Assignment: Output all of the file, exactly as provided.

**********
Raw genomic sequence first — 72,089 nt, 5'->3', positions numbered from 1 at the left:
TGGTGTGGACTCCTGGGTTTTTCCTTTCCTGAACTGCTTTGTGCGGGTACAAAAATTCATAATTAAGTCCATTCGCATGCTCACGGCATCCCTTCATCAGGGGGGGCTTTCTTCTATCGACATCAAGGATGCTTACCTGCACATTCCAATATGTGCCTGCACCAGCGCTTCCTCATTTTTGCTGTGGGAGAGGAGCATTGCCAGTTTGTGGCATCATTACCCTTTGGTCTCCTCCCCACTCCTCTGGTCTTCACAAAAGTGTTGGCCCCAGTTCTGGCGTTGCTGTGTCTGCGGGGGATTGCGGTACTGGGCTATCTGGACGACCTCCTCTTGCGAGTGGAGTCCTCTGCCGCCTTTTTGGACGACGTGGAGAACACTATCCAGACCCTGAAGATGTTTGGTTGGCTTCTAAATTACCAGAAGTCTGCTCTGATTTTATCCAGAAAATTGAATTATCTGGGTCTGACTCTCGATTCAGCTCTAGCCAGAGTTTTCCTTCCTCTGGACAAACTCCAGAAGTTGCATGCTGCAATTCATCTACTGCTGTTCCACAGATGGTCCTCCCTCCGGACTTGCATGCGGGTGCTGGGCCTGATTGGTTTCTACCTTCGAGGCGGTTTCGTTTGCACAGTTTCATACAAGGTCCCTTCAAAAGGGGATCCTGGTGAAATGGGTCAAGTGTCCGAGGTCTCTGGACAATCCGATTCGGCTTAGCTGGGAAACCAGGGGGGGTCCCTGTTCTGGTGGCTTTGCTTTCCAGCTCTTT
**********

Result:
Raw genomic sequence first — 72,089 nt, 5'->3', positions numbered from 1 at the left:
TGGTGTGGACTCCTGGGTTTTTCCTTTCCTGAACTGCTTTGTGCGGGTACAAAAATTCATAATTAAGTCCATTCGCATGCTCACGGCATCCCTTCATCAGGGGGGGCTTTCTTCTATCGACATCAAGGATGCTTACCTGCACATTCCAATATGTGCCTGCACCAGCGCTTCCTCATTTTTGCTGTGGGAGAGGAGCATTGCCAGTTTGTGGCATCATTACCCTTTGGTCTCCTCCCCACTCCTCTGGTCTTCACAAAAGTGTTGGCCCCAGTTCTGGCGTTGCTGTGTCTGCGGGGGATTGCGGTACTGGGCTATCTGGACGACCTCCTCTTGCGAGTGGAGTCCTCTGCCGCCTTTTTGGACGACGTGGAGAACACTATCCAGACCCTGAAGATGTTTGGTTGGCTTCTAAATTACCAGAAGTCTGCTCTGATTTTATCCAGAAAATTGAATTATCTGGGTCTGACTCTCGATTCAGCTCTAGCCAGAGTTTTCCTTCCTCTGGACAAACTCCAGAAGTTGCATGCTGCAATTCATCTACTGCTGTTCCACAGATGGTCCTCCCTCCGGACTTGCATGCGGGTGCTGGGCCTGATTGGTTTCTACCTTCGAGGCGGTTTCGTTTGCACAGTTTCATACAAGGTCCCTTCAAAAGGGGATCCTGGTGAAATGGGTCAAGTGTCCGAGGTCTCTGGACAATCCGATTCGGCTTAGCTGGGAAACCAGGGGGGGTCCCTGTTCTGGTGGCTTTGCTTTCCAGCTCTTT